Bernard Lewis, Middle East historian and AIFL 2012 Partners for Democracy Award recipient, was interviewed by Buntzie Churchill, a past president of the Philadelphia World Affairs Council. Asked who is the most impressive leader he has ever met, Lewis replied, “The Polish Pope [John Paul II]. I particularly cherish a recollection when someone asked him, ‘What is your attitude to Jews and Judaism?’ and without hesitation, he answered that he thinks of Judaism as a sibling religion, ‘as to a older brother.’” Lewis recalled Golda Meir’s visit to Princeton University in 1974: “It was about the time when UNESCO had refused to admit Israel and accepted the [Palestine Liberation Organization]. One student asked her, ‘Why did UNESCO do this?’ Golda replied, ‘That’s a question you should address to UNESCO, not me.’ The student persisted, and Golda said, with an absolutely straight face, “Well, as you know, UNESCO is the United Nations Educational. Science and Cultural Organization. We must assume these gentlemen decided that the PLO has more to contribute to education, science and culture than Israel.”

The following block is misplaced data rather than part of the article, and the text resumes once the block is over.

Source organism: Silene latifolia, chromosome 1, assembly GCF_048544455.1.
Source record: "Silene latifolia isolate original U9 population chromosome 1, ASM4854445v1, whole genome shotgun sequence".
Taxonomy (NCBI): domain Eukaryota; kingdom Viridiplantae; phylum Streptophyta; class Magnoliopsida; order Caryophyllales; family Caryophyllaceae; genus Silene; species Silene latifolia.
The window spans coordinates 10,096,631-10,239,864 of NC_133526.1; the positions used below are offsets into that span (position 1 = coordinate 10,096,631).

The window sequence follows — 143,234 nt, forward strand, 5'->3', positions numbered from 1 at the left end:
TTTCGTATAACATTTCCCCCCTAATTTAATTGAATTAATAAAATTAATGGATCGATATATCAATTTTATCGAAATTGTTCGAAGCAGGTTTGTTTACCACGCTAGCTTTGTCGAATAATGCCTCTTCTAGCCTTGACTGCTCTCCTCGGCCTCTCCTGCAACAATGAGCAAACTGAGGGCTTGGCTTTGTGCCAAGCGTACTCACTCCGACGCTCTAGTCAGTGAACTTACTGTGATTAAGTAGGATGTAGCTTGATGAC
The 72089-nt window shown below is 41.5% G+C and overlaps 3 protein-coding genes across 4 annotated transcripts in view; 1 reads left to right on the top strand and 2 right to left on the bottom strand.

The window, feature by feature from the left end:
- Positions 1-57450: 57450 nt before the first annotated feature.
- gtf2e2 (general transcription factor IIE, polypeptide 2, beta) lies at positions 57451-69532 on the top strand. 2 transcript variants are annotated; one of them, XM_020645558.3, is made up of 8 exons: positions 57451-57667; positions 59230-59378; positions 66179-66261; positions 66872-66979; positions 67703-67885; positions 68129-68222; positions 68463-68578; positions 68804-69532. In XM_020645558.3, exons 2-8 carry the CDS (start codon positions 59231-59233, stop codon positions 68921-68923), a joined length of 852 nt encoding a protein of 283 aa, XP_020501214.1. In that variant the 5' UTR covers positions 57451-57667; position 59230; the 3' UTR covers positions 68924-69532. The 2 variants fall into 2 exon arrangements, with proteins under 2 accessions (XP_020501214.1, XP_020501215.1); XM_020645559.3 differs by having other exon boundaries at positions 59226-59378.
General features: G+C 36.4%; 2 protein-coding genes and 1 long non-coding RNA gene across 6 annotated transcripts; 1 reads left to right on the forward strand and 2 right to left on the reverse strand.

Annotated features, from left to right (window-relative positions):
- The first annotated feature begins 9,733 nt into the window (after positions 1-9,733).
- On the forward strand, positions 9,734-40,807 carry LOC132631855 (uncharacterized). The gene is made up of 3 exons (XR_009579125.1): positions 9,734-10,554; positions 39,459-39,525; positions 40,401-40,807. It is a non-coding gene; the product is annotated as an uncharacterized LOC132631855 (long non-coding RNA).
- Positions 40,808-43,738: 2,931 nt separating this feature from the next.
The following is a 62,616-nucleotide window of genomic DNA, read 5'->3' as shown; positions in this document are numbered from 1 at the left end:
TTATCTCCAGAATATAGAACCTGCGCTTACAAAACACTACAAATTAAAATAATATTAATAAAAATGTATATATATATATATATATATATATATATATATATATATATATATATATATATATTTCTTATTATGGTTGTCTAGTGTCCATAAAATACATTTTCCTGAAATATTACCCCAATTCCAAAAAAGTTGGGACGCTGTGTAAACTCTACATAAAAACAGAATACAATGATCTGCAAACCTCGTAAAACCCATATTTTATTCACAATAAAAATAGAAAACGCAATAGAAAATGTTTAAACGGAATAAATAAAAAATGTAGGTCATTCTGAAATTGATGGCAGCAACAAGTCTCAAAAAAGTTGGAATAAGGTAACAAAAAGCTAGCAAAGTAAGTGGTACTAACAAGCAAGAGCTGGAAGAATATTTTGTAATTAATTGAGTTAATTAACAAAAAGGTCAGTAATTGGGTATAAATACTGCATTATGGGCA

Bret Stephens, deputy editor of the editorial page of The Wall Street Journal, cited an article from a newspaper he would not name. The article described Gaza as “intensely crowded.” Stephens said: “That works out to 12,000 people per square mile. I used to live in Brussels, Belgium, which has 17,000 people per square mile. Tel Aviv has 20,000 people per square mile. In New York City, minus commuters and tourists, there are 26,000 people per square mile. Karachi has 44,000 people per square mile. [This is] a routine way in, in which this entire story is being misreported to make Gaza seem as a meek enclave of poverty and degradation. Commenting on the reporting of how Israel protects its citizens and how life continues in bomb shelters, Stephens said, “The purpose of a Jewish state is not to showcase victimization — the purpose of a Jewish state is to end Jewish victimization.”